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Consumer Learning: Advertising and the Ambiguity of Product Experience
Stephen J. Hoch and Young-Won Ha
Journal of Consumer Research
Vol. 13, No. 2 (Sep., 1986), pp. 221-233
Published by: Oxford University Press
Stable URL: http://www.jstor.org/stable/2489228
Page Count: 13
You can always find the topics here!Topics: Brands, Product testing, Ambiguity, Consumer research, Towels, Social psychology, Comparative advertising, Consumer advertising, Advertising research, Personality psychology
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This paper examines the influence of advertising on how and what consumers learn from product experience. A hypothesis-testing framework is adopted where consumers treat advertisements as tentative hypotheses that can be tested through product experience. Two experiments were conducted using product categories that provided either ambiguous or unambiguous evidence about product quality. The first experiment showed that when consumers have access to unambiguous evidence, judgments of product quality are dependent only on the objective physical evidence and unaffected by advertising. However, advertising had dramatic effects on perceptions of quality when consumers saw ambiguous evidence; judgments and product inspection behavior protocols showed that advertising induced consumers to engage in confirmatory hypothesis testing and search. The second experiment showed that advertising influenced quality judgments by affecting the encoding of the physical evidence; retrieval of ad-consistent evidence also appeared to occur, though to a lesser degree.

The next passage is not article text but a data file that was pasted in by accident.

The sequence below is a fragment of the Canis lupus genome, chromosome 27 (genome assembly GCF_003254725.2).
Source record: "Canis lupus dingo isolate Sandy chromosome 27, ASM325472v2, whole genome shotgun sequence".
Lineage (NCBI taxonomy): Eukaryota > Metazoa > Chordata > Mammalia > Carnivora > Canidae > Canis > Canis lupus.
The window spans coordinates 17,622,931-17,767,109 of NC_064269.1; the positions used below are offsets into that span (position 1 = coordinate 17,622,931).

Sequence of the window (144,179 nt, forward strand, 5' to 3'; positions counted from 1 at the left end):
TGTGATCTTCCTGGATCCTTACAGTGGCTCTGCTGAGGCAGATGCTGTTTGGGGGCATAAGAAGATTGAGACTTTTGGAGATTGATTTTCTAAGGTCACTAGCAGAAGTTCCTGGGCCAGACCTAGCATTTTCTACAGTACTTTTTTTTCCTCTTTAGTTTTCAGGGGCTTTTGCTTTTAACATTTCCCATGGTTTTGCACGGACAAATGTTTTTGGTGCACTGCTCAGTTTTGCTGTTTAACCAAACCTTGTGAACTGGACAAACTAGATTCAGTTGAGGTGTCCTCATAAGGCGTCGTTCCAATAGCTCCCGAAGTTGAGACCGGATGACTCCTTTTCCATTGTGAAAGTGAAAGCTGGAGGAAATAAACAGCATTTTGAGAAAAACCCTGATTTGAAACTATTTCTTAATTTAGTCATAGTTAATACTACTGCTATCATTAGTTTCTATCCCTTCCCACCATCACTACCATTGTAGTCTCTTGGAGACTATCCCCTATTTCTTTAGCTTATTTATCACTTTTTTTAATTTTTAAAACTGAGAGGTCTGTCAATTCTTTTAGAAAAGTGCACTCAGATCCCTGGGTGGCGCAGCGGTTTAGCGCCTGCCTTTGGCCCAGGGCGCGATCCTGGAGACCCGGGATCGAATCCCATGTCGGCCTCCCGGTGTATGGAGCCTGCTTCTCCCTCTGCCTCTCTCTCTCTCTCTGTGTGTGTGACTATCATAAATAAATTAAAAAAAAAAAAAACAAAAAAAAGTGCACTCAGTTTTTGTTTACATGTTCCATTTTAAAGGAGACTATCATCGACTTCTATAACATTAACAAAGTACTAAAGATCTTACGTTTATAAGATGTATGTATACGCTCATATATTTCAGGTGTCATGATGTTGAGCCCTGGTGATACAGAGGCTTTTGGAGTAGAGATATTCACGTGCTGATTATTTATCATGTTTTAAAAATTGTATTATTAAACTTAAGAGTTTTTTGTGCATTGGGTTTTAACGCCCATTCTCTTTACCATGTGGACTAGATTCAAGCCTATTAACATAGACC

Journal of Consumer Research © 1986 Oxford University Press